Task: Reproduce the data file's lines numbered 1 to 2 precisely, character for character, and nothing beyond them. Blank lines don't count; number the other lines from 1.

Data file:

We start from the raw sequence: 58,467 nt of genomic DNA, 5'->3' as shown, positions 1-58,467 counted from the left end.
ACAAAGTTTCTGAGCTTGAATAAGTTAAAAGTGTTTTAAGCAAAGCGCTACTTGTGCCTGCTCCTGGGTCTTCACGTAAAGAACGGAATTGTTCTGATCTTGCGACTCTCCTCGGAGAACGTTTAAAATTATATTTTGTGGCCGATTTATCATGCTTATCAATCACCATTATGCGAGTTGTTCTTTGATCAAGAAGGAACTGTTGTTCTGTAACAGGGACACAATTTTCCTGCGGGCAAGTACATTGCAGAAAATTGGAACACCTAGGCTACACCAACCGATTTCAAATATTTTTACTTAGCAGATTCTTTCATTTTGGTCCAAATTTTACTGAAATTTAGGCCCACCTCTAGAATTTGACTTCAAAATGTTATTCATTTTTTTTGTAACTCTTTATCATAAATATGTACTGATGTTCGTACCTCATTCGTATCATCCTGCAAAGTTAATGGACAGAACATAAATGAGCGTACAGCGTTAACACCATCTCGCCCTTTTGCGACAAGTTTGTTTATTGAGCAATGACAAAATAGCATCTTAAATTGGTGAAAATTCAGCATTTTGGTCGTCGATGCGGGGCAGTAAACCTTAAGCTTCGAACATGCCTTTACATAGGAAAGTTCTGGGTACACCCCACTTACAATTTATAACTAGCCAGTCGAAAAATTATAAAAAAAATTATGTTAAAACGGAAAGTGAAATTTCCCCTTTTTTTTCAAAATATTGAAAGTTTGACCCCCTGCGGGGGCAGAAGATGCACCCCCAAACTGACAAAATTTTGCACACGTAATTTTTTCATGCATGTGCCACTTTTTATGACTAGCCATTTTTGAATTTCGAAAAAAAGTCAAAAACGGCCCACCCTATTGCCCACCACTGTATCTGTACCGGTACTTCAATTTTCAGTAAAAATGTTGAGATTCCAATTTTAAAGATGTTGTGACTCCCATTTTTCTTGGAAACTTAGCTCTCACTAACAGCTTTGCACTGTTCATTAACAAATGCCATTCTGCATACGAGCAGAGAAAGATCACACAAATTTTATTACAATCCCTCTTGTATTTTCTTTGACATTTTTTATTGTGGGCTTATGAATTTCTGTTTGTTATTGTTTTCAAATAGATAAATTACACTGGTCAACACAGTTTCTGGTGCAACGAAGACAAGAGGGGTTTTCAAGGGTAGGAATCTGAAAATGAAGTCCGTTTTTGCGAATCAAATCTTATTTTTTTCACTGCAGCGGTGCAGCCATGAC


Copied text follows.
We start from the raw sequence: 58,467 nt of genomic DNA, 5'->3' as shown, positions 1-58,467 counted from the left end.
ACAAAGTTTCTGAGCTTGAATAAGTTAAAAGTGTTTTAAGCAAAGCGCTACTTGTGCCTGCTCCTGGGTCTTCACGTAAAGAACGGAATTGTTCTGATCTTGCGACTCTCCTCGGAGAACGTTTAAAATTATATTTTGTGGCCGATTTATCATGCTTATCAATCACCATTATGCGAGTTGTTCTTTGATCAAGAAGGAACTGTTGTTCTGTAACAGGGACACAATTTTCCTGCGGGCAAGTACATTGCAGAAAATTGGAACACCTAGGCTACACCAACCGATTTCAAATATTTTTACTTAGCAGATTCTTTCATTTTGGTCCAAATTTTACTGAAATTTAGGCCCACCTCTAGAATTTGACTTCAAAATGTTATTCATTTTTTTTGTAACTCTTTATCATAAATATGTACTGATGTTCGTACCTCATTCGTATCATCCTGCAAAGTTAATGGACAGAACATAAATGAGCGTACAGCGTTAACACCATCTCGCCCTTTTGCGACAAGTTTGTTTATTGAGCAATGACAAAATAGCATCTTAAATTGGTGAAAATTCAGCATTTTGGTCGTCGATGCGGGGCAGTAAACCTTAAGCTTCGAACATGCCTTTACATAGGAAAGTTCTGGGTACACCCCACTTACAATTTATAACTAGCCAGTCGAAAAATTATAAAAAAAATTATGTTAAAACGGAAAGTGAAATTTCCCCTTTTTTTTCAAAATATTGAAAGTTTGACCCCCTGCGGGGGCAGAAGATGCACCCCCAAACTGACAAAATTTTGCACACGTAATTTTTTCATGCATGTGCCACTTTTTATGACTAGCCATTTTTGAATTTCGAAAAAAAGTCAAAAACGGCCCACCCTATTGCCCACCACTGTATCTGTACCGGTACTTCAATTTTCAGTAAAAATGTTGAGATTCCAATTTTAAAGATGTTGTGACTCCCATTTTTCTTGGAAACTTAGCTCTCACTAACAGCTTTGCACTGTTCATTAACAAATGCCATTCTGCATACGAGCAGAGAAAGATCACACAAATTTTATTACAATCCCTCTTGTATTTTCTTTGACATTTTTTATTGTGGGCTTATGAATTTCTGTTTGTTATTGTTTTCAAATAGATAAATTACACTGGTCAACACAGTTTCTGGTGCAACGAAGACAAGAGGGGTTTTCAAGGGTAGGAATCTGAAAATGAAGTCCGTTTTTGCGAATCAAATCTTATTTTTTTCACTGCAGCGGTGCAGCCATGAC